It’s hard being a large and in-charge lady running a business, whether you’re a small-business owner or a high-powered CEO. Ditch those running-a-business books and tune in to BBC America to learn lessons from the master of telling it how it is.
Celebrity chef Gordon Ramsay certainly doesn’t mind dropping an f-bomb here and there, and he has a multitude of colorful things to say to managers and employees alike. But it’s hard to hate him when you know he’s right.
But his advice doesn’t just apply to restaurateurs. As a freelance writer with restaurant experience, I’ve found that almost everything he says applies equally to my business. While the lessons you could learn from the feisty Brit are endless, these may be the most important for any business owner… even if the staff is just you.
“Look at the size of this bloody menu!”
It never fails that the restaurants in the worst shape have the most items on their menus. Instead of doing a few things well, the chefs think they have to cater to every possible demand a customer could have. The flaw in this logic is that you can’t get really good at anything if you’re trying to do it all.
Take a hard look at the products and services you’re offering and decide what really needs your focus and what you can leave to other companies. Decide what you want your focus to be and focus on it. That doesn’t mean you can’t offer special services if your client needs them, but carefully consider how well you can really do it, how much time it will take away from your focus and whether or not you can outsource it to a colleague.
“You call that a pudding!?”
Speaking of products and services, are they really as good as you think they are? Ramsay spends a lot of time during every episode on quality control. Just as Ramsay is disgusted by a chef who’s willing to serve customers gritty mussels over mushy pasta with watery sauce, you need to take an honest look at the products and services you’re offering and decide if they’re really up to market standards. If not, where do you get off charging market prices?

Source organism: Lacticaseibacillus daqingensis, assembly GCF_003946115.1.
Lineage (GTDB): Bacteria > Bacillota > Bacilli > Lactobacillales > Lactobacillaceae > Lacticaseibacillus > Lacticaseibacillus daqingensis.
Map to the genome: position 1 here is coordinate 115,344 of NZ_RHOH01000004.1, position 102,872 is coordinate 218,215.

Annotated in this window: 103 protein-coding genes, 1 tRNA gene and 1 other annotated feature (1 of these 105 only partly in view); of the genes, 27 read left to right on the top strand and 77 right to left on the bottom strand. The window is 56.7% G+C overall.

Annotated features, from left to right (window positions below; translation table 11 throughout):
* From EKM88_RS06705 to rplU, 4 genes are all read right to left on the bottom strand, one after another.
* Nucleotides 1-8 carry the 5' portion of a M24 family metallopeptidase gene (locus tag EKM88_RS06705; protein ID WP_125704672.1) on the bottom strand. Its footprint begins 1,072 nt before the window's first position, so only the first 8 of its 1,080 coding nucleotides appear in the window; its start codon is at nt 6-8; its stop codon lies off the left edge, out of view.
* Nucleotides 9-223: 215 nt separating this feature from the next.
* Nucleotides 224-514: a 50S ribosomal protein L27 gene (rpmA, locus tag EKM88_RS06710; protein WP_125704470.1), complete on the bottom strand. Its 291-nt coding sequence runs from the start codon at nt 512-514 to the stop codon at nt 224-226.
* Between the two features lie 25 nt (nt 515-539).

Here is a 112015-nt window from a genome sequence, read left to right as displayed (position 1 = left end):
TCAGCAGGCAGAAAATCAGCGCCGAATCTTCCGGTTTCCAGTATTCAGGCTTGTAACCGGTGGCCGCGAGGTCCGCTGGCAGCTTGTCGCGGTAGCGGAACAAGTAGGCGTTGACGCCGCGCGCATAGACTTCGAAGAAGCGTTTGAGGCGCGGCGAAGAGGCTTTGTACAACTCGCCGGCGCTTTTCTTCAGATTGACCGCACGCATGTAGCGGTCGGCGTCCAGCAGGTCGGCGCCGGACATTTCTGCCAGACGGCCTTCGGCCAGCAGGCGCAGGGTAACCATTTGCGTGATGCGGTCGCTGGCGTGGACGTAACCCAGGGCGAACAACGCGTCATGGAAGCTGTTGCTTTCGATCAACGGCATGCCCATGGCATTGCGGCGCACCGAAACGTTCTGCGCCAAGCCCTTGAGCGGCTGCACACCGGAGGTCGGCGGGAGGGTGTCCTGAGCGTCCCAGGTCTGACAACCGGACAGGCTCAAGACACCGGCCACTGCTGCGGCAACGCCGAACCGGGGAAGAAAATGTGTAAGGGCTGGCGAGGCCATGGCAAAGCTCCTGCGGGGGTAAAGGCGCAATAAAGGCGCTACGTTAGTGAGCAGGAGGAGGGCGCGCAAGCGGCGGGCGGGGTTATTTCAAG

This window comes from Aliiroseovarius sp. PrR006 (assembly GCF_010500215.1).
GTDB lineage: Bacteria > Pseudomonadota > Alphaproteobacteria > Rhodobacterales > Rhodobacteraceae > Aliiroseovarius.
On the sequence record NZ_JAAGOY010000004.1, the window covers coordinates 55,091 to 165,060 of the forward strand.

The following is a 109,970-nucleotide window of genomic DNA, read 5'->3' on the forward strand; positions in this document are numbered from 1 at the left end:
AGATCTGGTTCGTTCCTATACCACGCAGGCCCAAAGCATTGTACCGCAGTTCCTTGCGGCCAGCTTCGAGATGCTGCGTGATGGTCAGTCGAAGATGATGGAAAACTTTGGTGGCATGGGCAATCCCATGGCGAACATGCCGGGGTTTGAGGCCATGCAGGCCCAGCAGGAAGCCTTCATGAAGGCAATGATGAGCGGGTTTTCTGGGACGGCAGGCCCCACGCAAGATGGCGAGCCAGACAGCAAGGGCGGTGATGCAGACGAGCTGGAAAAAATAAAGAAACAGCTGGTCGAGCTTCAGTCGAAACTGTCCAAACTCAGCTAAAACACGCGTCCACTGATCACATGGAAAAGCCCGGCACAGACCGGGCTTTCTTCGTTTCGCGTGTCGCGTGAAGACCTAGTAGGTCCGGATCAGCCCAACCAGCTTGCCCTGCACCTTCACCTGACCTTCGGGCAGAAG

If improving your offerings can’t be done without raising your prices (which Ramsay repeatedly proves is untrue), then you may not know what you’re doing. Take a class, learn to do quality work faster and practice, practice, practice to hone your craft or product.
“Get out of the f***ing kitchen!”
Chefs belong in the kitchen, managers do not. If you’ve hired someone else to do a job that you don’t know how to do, get out of their way and let them do it. That doesn’t mean you shouldn’t communicate or that you’re not in charge, but it does mean they need some space to succeed. If they don’t succeed after giving them space, you may have hired the wrong person.
“This place is a bloody rat hole!”
Sometimes, part of relaunching a restaurant means a dining room makeover. If you’re trying to improve your image, an updated wardrobe goes a long way to making people see you’ve changed. Clients and employees will take you more seriously, but more important, so will you.
“Why won’t you shut the hell up and listen?”
This is going to be hard to take, so brace yourself. You’re not perfect, and you’re not always right. Listen to what your customers, employees and colleagues are saying and really consider what you could do to improve. Most people aren’t just trying to hurt your feelings, they’re expressing their feelings, which are most likely based in fact. Treat every person with the same respect you’d like to be treated, even if you don’t like what they’re saying. They’re probably right.
“You’re 51? The website says the chef is 22.”
Ramsay understands the importance of an accurate web presence. These days, you don’t exist if you aren’t online. And even if you don’t buy that, it doesn’t mean other people aren’t writing about you. Set up and maintain the right kind of online presence for your business, whether that’s a website or a LinkedIn page. If you’re not sure, look at what your competition is doing — then up the ante.
“£15 for fish and chips?!”
Probably the biggest sin any freelancer or business owner can commit is not knowing how much things cost in contrast with fair market value. If you have to charge more for your offerings to make money, don’t hide behind the classic “because that’s what it’s worth if you get it from me.” The reality is, you’re not controlling costs. If you have the best $1 taco in the world at your food truck, you’ll sell more than the guy who serves mediocre ones for the same price, and you’ll still make more money.
But beware of the opposite problem, too. Cost control also means not overspending on hard and administrative costs and not undercharging just to undercut the competition.
More lessons from Ramsay
The list goes on, but that’s a book, not an article. But you definitely have enough to work on with these. If you want the rest, tune in to Ramsay’s Kitchen Nightmares on BBCA.
What’s your favorite business lesson from Gordon Ramsay? Tell us in the comments below.
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